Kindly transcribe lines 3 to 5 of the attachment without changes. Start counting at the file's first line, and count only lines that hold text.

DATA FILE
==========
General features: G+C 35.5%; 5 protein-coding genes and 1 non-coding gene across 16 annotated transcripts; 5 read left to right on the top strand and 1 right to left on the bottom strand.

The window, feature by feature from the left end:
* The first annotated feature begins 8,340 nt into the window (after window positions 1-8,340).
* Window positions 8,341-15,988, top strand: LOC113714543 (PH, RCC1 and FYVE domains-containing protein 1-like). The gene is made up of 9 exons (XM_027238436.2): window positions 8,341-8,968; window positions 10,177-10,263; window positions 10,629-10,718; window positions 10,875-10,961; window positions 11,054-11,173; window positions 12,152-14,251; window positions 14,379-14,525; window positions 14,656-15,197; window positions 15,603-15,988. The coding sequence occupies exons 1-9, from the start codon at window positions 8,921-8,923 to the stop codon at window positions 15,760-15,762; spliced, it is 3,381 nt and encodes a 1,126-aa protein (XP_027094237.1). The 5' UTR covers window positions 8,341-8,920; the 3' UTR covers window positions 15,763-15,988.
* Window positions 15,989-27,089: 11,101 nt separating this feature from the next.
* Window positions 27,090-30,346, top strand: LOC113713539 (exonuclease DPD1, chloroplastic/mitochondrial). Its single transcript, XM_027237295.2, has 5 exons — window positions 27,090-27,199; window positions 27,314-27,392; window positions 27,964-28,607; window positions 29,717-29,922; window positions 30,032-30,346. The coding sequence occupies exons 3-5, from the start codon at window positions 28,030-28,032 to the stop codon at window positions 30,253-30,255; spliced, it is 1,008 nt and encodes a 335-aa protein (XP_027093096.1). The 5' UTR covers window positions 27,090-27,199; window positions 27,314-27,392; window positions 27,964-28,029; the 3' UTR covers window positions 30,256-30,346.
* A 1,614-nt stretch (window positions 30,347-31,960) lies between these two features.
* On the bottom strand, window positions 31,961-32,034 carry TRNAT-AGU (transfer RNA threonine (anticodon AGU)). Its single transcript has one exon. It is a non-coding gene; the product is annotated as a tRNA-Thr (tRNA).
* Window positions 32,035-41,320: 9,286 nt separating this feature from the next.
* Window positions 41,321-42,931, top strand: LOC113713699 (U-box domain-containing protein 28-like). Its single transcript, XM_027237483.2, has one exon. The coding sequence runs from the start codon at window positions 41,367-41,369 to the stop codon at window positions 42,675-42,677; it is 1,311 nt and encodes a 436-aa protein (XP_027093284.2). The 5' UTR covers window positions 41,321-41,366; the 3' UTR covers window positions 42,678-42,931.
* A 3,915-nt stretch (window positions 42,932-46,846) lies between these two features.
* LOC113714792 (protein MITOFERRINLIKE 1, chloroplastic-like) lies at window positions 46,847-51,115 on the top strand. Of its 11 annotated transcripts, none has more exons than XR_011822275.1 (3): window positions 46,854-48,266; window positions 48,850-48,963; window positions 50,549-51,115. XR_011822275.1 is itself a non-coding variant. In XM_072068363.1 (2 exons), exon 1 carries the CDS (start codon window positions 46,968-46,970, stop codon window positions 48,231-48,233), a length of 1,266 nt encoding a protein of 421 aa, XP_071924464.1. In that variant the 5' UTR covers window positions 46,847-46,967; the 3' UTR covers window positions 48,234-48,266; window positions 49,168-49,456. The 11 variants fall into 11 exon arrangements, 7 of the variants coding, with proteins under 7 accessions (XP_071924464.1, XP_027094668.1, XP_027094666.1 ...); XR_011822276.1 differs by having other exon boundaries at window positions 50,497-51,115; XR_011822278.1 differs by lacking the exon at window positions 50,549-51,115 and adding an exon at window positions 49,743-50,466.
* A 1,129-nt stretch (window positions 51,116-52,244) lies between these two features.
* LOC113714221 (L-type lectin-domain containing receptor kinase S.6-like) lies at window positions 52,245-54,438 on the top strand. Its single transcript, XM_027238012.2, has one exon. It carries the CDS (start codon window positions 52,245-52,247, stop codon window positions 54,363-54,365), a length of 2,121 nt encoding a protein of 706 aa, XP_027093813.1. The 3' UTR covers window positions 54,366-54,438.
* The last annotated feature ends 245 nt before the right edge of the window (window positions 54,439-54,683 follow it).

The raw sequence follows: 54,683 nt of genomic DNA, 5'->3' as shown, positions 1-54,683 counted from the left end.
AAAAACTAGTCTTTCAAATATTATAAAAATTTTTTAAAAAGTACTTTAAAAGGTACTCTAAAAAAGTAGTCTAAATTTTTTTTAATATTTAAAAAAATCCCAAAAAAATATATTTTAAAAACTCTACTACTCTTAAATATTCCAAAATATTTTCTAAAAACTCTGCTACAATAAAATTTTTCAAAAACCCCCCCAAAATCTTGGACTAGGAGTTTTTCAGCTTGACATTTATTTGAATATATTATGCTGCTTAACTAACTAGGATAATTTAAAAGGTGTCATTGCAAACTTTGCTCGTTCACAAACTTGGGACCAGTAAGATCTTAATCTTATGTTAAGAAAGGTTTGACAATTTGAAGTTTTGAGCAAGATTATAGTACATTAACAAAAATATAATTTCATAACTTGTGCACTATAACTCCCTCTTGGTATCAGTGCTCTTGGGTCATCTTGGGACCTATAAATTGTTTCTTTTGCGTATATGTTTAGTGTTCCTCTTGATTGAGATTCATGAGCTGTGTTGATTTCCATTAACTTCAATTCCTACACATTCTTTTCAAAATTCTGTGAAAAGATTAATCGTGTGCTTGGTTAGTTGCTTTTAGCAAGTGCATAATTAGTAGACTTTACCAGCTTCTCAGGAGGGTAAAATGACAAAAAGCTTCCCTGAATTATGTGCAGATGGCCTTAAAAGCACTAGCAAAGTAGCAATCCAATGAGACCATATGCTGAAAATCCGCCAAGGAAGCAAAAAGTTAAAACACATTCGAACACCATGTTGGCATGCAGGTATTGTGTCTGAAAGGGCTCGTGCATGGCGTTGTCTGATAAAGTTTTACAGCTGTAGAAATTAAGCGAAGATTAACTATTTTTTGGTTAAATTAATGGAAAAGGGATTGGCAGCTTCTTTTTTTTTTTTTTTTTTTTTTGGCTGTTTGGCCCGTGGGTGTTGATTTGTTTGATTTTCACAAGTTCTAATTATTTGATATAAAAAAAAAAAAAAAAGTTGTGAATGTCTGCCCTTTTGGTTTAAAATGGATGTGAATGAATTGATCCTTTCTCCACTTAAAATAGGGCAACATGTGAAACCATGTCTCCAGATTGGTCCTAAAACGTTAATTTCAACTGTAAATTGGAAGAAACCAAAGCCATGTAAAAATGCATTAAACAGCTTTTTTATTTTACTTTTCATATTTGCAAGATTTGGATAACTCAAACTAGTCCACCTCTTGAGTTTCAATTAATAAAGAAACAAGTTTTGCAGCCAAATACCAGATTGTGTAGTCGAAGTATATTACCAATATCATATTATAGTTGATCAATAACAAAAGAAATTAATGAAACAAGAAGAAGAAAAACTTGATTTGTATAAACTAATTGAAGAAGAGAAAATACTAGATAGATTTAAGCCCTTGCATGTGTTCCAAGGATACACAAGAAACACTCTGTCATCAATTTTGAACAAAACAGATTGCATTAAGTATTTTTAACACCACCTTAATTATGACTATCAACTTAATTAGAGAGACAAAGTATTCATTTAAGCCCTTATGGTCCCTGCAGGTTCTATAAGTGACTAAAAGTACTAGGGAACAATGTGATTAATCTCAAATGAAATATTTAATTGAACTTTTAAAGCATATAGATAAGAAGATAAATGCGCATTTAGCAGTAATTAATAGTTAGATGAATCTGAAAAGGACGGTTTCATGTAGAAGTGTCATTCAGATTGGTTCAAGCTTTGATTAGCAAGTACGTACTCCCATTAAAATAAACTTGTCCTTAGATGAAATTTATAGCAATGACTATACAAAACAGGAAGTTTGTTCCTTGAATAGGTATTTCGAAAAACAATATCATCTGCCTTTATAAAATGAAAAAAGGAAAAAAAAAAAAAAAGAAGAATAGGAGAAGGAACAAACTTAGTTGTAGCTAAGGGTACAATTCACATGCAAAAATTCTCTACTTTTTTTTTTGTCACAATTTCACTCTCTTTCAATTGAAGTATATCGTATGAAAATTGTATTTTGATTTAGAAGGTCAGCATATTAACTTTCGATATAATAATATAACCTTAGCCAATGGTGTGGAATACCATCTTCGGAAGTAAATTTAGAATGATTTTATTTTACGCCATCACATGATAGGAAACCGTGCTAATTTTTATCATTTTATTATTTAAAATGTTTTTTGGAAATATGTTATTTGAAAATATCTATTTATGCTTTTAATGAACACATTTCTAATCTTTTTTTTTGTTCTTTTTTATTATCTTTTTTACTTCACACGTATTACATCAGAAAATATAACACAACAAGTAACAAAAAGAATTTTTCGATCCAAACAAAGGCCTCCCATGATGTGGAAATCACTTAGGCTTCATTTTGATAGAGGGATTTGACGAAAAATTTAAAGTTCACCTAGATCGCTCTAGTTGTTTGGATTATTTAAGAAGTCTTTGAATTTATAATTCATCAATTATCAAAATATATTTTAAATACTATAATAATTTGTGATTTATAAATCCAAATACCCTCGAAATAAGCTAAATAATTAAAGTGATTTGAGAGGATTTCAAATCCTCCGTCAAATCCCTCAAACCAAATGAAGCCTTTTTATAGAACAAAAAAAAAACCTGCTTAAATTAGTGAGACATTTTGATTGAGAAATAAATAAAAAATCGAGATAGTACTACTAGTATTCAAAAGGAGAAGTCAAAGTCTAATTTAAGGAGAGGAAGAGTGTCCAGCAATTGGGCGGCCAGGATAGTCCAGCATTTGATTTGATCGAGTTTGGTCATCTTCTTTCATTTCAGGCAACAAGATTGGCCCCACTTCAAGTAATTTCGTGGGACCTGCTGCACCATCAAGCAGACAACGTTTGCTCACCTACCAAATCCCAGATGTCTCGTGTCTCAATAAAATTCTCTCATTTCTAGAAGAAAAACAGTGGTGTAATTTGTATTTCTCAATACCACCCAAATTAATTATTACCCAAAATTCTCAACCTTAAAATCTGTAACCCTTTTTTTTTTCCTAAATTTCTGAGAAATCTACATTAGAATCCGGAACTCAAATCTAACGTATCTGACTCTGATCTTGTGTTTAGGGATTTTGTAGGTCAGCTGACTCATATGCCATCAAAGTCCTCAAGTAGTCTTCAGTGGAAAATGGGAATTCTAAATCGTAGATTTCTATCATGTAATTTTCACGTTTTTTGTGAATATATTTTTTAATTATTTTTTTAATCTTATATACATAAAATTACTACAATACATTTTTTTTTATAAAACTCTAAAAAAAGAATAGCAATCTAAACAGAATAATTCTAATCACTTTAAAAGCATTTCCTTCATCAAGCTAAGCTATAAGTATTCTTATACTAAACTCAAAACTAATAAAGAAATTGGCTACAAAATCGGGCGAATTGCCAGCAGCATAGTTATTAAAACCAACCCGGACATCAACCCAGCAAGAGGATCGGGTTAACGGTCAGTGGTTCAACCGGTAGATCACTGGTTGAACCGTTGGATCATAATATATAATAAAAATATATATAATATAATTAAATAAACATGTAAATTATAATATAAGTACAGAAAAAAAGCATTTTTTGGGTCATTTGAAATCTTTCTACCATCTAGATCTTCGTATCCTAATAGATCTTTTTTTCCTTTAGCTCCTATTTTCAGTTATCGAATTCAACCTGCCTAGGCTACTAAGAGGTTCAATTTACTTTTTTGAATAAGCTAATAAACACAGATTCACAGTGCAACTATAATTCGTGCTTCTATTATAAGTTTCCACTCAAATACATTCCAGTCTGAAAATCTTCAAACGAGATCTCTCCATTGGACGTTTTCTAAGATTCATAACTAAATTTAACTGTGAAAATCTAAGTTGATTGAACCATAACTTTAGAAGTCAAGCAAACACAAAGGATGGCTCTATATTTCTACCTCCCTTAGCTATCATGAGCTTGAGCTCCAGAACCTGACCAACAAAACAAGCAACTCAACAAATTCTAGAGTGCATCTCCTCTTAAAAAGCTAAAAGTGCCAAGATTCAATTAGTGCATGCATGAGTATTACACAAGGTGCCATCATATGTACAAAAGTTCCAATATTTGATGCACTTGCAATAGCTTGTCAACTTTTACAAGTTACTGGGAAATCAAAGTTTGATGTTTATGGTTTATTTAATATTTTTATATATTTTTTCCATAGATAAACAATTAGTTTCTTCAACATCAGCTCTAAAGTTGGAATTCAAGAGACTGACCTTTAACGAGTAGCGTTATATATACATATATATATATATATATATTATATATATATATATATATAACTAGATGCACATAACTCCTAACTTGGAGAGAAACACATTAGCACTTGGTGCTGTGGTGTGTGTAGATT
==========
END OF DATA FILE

* The first annotated feature begins 8,340 nt into the window (after window positions 1-8,340).
* Window positions 8,341-15,988, top strand: LOC113714543 (PH, RCC1 and FYVE domains-containing protein 1-like). The gene is made up of 9 exons (XM_027238436.2): window positions 8,341-8,968; window positions 10,177-10,263; window positions 10,629-10,718; window positions 10,875-10,961; window positions 11,054-11,173; window positions 12,152-14,251; window positions 14,379-14,525; window positions 14,656-15,197; window positions 15,603-15,988. The coding sequence occupies exons 1-9, from the start codon at window positions 8,921-8,923 to the stop codon at window positions 15,760-15,762; spliced, it is 3,381 nt and encodes a 1,126-aa protein (XP_027094237.1). The 5' UTR covers window positions 8,341-8,920; the 3' UTR covers window positions 15,763-15,988.
* Window positions 15,989-27,089: 11,101 nt separating this feature from the next.